After-hours texting: “Where are we on this, where are we on that;” phones that are constantly plugged in (because “You have to be reachable!”) and conversations that don’t end.
Work knows no boundaries yet not much of it gets done when it should be.
We’re battling drowsiness, aches and mental strain in front of glowing screens that don’t seem to have an ‘off’ button but we wear our foolish lifestyle like a badge of honour.
This toxic culture of misplaced pride in sleep deprivation is reinforced at the top of an organisation, right from the maniacal boss who believes that being awake round the clock and instantly responsive is proof of efficiency.
If I were a company, I wouldn’t want to be led by a person who doesn’t get enough sleep.
1. This person is likely to have a shortened attention span, memory lapses and a short fuse.
2. They’d probably listen poorly and hear themselves less.
3. They’ll be predisposed to several health risks including a heart attack, in turn putting everyone who relies on them for leadership (and salary approvals) at risk.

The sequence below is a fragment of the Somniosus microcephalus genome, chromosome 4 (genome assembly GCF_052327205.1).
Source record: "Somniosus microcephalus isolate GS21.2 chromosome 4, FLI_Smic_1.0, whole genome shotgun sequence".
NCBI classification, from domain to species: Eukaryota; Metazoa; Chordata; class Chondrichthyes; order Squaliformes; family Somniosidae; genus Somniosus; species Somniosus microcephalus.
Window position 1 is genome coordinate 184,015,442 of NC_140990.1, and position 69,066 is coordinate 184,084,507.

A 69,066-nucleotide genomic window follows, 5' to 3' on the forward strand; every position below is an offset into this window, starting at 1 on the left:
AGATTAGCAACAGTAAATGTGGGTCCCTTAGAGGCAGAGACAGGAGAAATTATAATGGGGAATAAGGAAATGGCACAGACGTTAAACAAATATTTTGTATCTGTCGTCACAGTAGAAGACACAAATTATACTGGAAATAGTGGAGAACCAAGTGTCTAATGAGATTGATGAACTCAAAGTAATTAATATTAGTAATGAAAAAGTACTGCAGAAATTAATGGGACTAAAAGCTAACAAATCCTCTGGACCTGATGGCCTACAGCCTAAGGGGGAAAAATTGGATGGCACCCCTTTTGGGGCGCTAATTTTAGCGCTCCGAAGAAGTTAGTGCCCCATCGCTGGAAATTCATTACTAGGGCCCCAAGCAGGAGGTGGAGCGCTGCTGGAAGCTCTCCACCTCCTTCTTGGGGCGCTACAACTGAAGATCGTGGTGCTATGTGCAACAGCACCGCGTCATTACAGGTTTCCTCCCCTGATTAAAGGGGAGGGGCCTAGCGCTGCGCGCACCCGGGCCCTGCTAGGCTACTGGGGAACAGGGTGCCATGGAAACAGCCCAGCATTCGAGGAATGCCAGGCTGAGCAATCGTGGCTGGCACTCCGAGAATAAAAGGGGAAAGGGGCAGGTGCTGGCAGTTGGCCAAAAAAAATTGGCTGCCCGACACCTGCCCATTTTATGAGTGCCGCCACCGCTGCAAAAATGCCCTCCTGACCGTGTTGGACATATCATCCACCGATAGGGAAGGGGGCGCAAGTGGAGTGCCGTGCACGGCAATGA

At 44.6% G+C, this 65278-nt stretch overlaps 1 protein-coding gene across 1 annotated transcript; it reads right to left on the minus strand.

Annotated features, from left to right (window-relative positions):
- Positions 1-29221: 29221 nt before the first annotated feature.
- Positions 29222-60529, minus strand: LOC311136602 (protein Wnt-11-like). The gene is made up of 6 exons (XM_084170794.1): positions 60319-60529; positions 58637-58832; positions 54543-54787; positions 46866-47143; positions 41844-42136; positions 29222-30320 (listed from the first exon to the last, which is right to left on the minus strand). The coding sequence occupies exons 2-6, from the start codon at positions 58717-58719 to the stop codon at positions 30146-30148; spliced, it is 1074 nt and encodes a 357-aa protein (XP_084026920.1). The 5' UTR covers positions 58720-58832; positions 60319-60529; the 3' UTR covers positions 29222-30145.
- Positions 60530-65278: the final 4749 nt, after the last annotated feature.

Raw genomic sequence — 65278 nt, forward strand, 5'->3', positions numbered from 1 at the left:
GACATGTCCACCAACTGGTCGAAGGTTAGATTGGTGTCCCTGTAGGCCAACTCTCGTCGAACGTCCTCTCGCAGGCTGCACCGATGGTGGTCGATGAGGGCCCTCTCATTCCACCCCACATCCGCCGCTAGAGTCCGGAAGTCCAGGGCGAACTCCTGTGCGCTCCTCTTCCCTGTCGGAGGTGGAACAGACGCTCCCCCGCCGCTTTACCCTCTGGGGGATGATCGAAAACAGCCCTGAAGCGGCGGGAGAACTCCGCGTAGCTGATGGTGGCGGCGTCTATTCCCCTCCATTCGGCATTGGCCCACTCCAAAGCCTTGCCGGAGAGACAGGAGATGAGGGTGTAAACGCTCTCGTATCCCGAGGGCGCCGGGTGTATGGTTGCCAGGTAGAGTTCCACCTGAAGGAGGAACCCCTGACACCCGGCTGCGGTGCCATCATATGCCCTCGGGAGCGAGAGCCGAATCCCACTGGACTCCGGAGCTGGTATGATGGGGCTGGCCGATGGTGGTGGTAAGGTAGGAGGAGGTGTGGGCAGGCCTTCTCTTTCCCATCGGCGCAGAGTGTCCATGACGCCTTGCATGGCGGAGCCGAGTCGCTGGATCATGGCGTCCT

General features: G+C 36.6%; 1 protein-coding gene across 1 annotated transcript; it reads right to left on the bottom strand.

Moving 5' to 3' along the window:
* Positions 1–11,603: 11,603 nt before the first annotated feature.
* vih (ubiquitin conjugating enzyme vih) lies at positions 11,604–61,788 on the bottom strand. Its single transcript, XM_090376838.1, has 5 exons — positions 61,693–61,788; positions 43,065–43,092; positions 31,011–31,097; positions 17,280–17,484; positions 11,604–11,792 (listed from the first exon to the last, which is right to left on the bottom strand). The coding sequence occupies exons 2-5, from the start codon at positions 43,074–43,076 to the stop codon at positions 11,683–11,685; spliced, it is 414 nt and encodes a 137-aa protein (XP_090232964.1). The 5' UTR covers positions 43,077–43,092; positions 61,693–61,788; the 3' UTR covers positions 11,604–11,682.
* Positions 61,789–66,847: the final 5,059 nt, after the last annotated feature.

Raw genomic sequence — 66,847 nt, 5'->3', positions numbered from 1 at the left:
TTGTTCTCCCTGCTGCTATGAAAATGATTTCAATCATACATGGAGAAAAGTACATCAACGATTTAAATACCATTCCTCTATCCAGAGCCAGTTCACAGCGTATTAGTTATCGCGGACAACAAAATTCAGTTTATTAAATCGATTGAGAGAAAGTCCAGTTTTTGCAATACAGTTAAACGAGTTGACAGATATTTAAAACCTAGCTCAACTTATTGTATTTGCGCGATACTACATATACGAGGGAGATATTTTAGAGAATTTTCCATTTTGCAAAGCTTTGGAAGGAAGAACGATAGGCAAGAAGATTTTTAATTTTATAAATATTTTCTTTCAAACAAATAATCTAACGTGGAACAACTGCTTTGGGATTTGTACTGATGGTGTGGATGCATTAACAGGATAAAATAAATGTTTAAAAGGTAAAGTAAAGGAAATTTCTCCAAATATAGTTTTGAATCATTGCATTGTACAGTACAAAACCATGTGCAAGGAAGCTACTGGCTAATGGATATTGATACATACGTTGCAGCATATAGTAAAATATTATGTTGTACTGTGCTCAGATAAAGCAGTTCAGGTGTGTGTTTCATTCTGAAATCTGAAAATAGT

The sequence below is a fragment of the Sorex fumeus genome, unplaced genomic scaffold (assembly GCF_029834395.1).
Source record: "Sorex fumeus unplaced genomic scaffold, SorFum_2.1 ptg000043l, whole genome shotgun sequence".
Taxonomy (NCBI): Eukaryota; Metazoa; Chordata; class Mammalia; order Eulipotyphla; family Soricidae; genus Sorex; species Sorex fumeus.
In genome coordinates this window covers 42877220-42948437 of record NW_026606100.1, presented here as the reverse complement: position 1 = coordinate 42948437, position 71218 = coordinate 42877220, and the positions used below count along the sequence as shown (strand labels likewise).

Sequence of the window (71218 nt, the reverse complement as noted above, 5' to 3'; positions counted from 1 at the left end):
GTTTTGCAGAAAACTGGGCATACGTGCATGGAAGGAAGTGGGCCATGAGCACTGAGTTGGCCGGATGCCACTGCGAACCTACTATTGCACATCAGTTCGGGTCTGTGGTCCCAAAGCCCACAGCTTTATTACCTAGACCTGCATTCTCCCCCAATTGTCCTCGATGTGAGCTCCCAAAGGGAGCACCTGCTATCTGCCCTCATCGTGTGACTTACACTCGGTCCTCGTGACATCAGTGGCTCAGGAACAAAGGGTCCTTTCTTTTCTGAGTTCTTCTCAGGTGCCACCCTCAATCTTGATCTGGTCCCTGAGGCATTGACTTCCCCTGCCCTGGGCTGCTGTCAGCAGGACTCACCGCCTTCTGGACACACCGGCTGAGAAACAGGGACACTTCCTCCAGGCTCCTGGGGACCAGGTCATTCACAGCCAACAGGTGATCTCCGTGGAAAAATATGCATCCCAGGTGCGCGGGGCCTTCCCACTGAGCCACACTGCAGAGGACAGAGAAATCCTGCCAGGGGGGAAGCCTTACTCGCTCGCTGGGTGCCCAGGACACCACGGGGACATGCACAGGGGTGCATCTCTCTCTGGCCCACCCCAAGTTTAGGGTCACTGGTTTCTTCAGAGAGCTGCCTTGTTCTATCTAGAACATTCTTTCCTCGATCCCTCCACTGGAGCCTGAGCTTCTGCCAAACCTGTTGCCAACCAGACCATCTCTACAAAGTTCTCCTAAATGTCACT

4. They’ll be (mysteriously) tired most of the time. Go figure.
5. They might gain more weight than they want to (because sleep deprivation derails a healthy eating habit) and end up having body images issues which they’d take out on other people.
6. They’ll eventually lean more toward bad decisions because sleeplessness will compromise their sense of judgement.
So when a CEO brags about not sleeping, it’s just dangerous hype that leads to a lower quality of life, sliding productivity, ineffectiveness and unrealised potential.
It’s not anything to be proud of or an example to follow.
Good sleep is the actual superpower.